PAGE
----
Gita Series – 124: Bhagavad Gita Chapter XI. Verse 47 – 55

Krishna said, “Pleased with you I have shown My yogic splendor My Supreme, effulgent, primal and cosmic body that was not seen by anyone before. Arjuna, this form of Mine cannot be seen by anyone else other than you, even through study of Vedas, performance of rituals, austerities, gifts, actions, penances, etc. Do not be afraid for having witnessed such a terrifying form of Mine. Dispel fear from your mind and happily contemplate My four-armed form.”

Sañjaya said, “Having spoken to Arjuna thus, Vāsudeva (Krishna) showed Arjuna, His gentle form and consoled the frightened Arjuna.”

Arjuna said, “Krishna, seeing You in this gentle form, I have regained my composure.”

Krishna said, “The form of Mine that you are seeing now (Viṣṇu form) is extremely difficult to see and even gods are longing to see this form. Neither study of Vedas, nor penance, charity, and rituals will help in seeing this form of Mine. Only by single-minded devotion, I can be seen in this form and even merge into My form. The one who performs all his duties for My sake, absolutely depending upon Me, devoted to Me, free from attachments, free from maliciousness attains Me.”

The Brahman cannot be attained by study of Vedas. The essence of Vedas is highly disguised and extremely difficult for normal human understanding. Upanishads (Upaniṣad-s) play a vital role in making a person to understand about the Brahman. Upanishads are explained as ‘setting at rest ignorance, by revealing the knowledge of the Brahman’. Even Upanishads can only impart knowledge about the Brahman but, they by themselves cannot reveal the Brahman. Even one’s spiritual preceptor cannot show the Brahman. It is only the mind of the aspirant that can realise the Brahman. Brahman can be seen only by the spiritual eye and not by the biological eyes. Rituals and gifts and charities are introduced in later times only to develop positive attitude. They do not mean anything beyond laying the most needed strong spiritual foundation. It is essential to have a purified mind. If the mind is afflicted, it originates different thoughts. Mind by nature cannot be made without thoughts. Whatever one thinks, let that thinking be about the Lord. If thought of the Lord is made perpetual, the ego gets dissolved. This is called devotion. This is the love for the Lord. Even astral beings are deluded by māyā. The cosmic form of the Lord is nothing but māyā of the Lord. With His māyā form, the Lord loves to play with His devotees. A typical example of the Lord’s play is cowherdesses of Vṛindāvana, companions of Krishna's juvenile sports.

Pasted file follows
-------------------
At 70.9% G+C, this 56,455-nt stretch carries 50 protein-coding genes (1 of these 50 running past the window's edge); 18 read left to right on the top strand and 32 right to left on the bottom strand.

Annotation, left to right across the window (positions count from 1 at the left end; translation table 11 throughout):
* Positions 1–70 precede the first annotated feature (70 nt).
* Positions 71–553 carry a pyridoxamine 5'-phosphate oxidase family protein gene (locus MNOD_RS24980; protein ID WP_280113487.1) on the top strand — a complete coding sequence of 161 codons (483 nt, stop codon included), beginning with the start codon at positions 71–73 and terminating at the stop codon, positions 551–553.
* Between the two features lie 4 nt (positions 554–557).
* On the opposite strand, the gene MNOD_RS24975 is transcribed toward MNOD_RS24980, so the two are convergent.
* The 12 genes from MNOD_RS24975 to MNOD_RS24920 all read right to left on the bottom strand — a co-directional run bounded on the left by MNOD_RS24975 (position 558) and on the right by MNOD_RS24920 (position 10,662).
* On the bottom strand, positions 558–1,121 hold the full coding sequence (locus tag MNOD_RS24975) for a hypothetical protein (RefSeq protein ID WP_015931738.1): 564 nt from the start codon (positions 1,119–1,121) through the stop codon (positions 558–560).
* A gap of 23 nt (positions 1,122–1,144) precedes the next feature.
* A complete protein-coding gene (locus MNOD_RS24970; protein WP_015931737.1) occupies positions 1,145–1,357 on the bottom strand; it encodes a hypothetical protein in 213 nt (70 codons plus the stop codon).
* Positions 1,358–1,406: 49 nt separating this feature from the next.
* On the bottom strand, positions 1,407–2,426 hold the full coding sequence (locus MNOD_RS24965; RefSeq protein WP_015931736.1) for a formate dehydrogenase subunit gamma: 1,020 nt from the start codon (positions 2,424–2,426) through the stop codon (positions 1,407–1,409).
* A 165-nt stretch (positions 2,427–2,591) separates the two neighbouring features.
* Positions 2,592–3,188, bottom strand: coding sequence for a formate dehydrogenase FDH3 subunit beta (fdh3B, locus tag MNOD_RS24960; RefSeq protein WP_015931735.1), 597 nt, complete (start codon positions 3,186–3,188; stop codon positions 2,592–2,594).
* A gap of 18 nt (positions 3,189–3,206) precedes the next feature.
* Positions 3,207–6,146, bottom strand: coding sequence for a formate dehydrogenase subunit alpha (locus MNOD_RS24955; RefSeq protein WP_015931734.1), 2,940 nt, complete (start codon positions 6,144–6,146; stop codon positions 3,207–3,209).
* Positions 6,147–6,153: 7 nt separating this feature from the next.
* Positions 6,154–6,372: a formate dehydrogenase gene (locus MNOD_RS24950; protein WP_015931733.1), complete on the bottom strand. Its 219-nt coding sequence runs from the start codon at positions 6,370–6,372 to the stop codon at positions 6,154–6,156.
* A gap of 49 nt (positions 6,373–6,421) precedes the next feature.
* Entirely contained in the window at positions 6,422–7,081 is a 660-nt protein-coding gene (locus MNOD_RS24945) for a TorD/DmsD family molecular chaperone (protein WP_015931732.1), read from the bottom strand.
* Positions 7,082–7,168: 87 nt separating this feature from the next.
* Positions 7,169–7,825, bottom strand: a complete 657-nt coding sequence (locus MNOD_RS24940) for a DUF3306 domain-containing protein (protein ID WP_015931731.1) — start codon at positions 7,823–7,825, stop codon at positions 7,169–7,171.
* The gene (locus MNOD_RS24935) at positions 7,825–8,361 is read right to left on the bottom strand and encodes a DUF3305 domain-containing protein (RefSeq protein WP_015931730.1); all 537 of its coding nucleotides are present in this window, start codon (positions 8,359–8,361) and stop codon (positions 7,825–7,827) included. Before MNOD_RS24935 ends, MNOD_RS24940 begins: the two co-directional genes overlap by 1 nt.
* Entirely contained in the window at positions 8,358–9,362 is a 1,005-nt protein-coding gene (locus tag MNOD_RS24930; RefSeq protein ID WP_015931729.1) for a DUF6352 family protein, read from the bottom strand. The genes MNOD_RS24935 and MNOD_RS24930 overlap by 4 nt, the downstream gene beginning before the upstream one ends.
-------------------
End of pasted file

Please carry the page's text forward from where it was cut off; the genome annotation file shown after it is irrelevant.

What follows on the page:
Bhagavad Gita is the only treatise where the Lord Himself criticises unfounded rituals. Rituals beyond one’s capacity begin to cause negative impact on the aspirant. Rituals have too many rules and regulations that are to be strictly adhered. Rituals cannot be simplified and modified so as to suit to modern times. At the same time, rituals are not a precondition to know the Brahman. Some aspirants become ritual addicts. They will not be able to even begin their spiritual journey. Without traversing the spiritual path, liberation cannot be attained. Brahman can be realised both in comfort and in discomfort. It is not the place and mantra that matters in spirituality. Primarily it is the knowledge that is important followed by one’s ability to purify his mind. Krishna says that not only one can envision His auspicious form, but also merge into it. Vision of the Divine is a myth, whereas envision of the Divine is a reality.

The whole of Bhagavad gita chapter XI is be looked as the Lord’s play, also an indirect reference to the doctrine of analogy. Krishna tests Arjuna’s capabilities by roasting him in His fire of māyā. The test is a prelude to what Krishna is going to say to Arjuna in the closing chapters of Bhagavad Gita. As Arjuna is a seasoned student of Krishna, he was able to pass the test. Arjuna remained un-afflicted by the cosmic form of the Lord, though he was afraid and recovered later and Krishna therefore decides to impart the ultimate knowledge through the closing chapters of this timeless epic.


Further Readings:

Bhagavad Gita Chapter XI. 35 - 46

Bhagavad Gita Chapter XII. 1 - 5